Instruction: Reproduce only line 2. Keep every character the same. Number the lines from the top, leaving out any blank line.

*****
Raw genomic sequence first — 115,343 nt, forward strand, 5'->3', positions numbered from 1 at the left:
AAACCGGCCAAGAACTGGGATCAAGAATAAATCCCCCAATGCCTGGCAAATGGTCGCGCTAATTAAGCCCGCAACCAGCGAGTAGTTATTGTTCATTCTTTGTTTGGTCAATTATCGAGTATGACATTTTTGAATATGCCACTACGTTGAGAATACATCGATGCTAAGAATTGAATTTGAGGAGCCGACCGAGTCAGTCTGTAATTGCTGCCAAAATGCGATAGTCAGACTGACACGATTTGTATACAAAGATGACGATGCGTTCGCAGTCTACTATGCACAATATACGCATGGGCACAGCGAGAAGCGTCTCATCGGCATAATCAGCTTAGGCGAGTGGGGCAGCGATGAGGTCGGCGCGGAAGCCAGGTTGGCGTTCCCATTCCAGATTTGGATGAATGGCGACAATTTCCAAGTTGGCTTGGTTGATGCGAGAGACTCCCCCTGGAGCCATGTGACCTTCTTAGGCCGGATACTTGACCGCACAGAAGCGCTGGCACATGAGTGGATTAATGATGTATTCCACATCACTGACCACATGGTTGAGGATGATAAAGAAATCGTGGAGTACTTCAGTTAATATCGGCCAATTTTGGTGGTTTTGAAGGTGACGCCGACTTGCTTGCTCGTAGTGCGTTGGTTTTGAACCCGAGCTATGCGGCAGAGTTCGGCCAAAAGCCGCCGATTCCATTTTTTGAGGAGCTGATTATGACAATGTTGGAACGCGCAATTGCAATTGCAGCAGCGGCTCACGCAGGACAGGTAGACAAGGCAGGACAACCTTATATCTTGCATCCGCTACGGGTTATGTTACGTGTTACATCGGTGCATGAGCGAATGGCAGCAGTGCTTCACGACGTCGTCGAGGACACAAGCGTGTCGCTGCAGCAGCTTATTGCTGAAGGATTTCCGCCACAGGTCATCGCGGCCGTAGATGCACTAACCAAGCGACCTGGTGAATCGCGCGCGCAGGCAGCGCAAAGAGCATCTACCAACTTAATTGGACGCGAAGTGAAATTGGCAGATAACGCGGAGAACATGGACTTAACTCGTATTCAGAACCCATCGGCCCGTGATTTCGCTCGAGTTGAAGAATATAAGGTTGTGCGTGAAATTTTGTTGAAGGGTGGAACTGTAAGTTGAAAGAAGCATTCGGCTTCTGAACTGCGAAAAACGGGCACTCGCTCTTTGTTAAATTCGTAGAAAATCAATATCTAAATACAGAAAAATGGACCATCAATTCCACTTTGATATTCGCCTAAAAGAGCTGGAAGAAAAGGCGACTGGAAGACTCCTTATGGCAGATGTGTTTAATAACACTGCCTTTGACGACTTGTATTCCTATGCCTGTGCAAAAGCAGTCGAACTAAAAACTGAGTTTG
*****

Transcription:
AAACCGGCCAAGAACTGGGATCAAGAATAAATCCCCCAATGCCTGGCAAATGGTCGCGCTAATTAAGCCCGCAACCAGCGAGTAGTTATTGTTCATTCTTTGTTTGGTCAATTATCGAGTATGACATTTTTGAATATGCCACTACGTTGAGAATACATCGATGCTAAGAATTGAATTTGAGGAGCCGACCGAGTCAGTCTGTAATTGCTGCCAAAATGCGATAGTCAGACTGACACGATTTGTATACAAAGATGACGATGCGTTCGCAGTCTACTATGCACAATATACGCATGGGCACAGCGAGAAGCGTCTCATCGGCATAATCAGCTTAGGCGAGTGGGGCAGCGATGAGGTCGGCGCGGAAGCCAGGTTGGCGTTCCCATTCCAGATTTGGATGAATGGCGACAATTTCCAAGTTGGCTTGGTTGATGCGAGAGACTCCCCCTGGAGCCATGTGACCTTCTTAGGCCGGATACTTGACCGCACAGAAGCGCTGGCACATGAGTGGATTAATGATGTATTCCACATCACTGACCACATGGTTGAGGATGATAAAGAAATCGTGGAGTACTTCAGTTAATATCGGCCAATTTTGGTGGTTTTGAAGGTGACGCCGACTTGCTTGCTCGTAGTGCGTTGGTTTTGAACCCGAGCTATGCGGCAGAGTTCGGCCAAAAGCCGCCGATTCCATTTTTTGAGGAGCTGATTATGACAATGTTGGAACGCGCAATTGCAATTGCAGCAGCGGCTCACGCAGGACAGGTAGACAAGGCAGGACAACCTTATATCTTGCATCCGCTACGGGTTATGTTACGTGTTACATCGGTGCATGAGCGAATGGCAGCAGTGCTTCACGACGTCGTCGAGGACACAAGCGTGTCGCTGCAGCAGCTTATTGCTGAAGGATTTCCGCCACAGGTCATCGCGGCCGTAGATGCACTAACCAAGCGACCTGGTGAATCGCGCGCGCAGGCAGCGCAAAGAGCATCTACCAACTTAATTGGACGCGAAGTGAAATTGGCAGATAACGCGGAGAACATGGACTTAACTCGTATTCAGAACCCATCGGCCCGTGATTTCGCTCGAGTTGAAGAATATAAGGTTGTGCGTGAAATTTTGTTGAAGGGTGGAACTGTAAGTTGAAAGAAGCATTCGGCTTCTGAACTGCGAAAAACGGGCACTCGCTCTTTGTTAAATTCGTAGAAAATCAATATCTAAATACAGAAAAATGGACCATCAATTCCACTTTGATATTCGCCTAAAAGAGCTGGAAGAAAAGGCGACTGGAAGACTCCTTATGGCAGATGTGTTTAATAACACTGCCTTTGACGACTTGTATTCCTATGCCTGTGCAAAAGCAGTCGAACTAAAAACTGAGTTTG